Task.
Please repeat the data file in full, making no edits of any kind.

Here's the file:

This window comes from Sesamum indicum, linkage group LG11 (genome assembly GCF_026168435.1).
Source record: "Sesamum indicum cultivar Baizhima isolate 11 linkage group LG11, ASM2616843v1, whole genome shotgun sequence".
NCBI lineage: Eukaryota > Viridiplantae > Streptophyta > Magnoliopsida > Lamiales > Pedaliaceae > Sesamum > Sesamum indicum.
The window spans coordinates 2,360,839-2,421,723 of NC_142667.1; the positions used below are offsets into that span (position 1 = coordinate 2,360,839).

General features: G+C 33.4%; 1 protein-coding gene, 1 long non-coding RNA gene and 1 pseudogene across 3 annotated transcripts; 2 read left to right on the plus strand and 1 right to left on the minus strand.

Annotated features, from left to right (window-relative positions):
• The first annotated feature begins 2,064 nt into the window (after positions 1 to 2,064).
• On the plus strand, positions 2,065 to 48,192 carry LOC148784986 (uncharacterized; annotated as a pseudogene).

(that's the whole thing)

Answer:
This window comes from Sesamum indicum, linkage group LG11 (genome assembly GCF_026168435.1).
Source record: "Sesamum indicum cultivar Baizhima isolate 11 linkage group LG11, ASM2616843v1, whole genome shotgun sequence".
NCBI lineage: Eukaryota > Viridiplantae > Streptophyta > Magnoliopsida > Lamiales > Pedaliaceae > Sesamum > Sesamum indicum.
The window spans coordinates 2,360,839-2,421,723 of NC_142667.1; the positions used below are offsets into that span (position 1 = coordinate 2,360,839).

General features: G+C 33.4%; 1 protein-coding gene, 1 long non-coding RNA gene and 1 pseudogene across 3 annotated transcripts; 2 read left to right on the plus strand and 1 right to left on the minus strand.

Annotated features, from left to right (window-relative positions):
• The first annotated feature begins 2,064 nt into the window (after positions 1 to 2,064).
• On the plus strand, positions 2,065 to 48,192 carry LOC148784986 (uncharacterized; annotated as a pseudogene).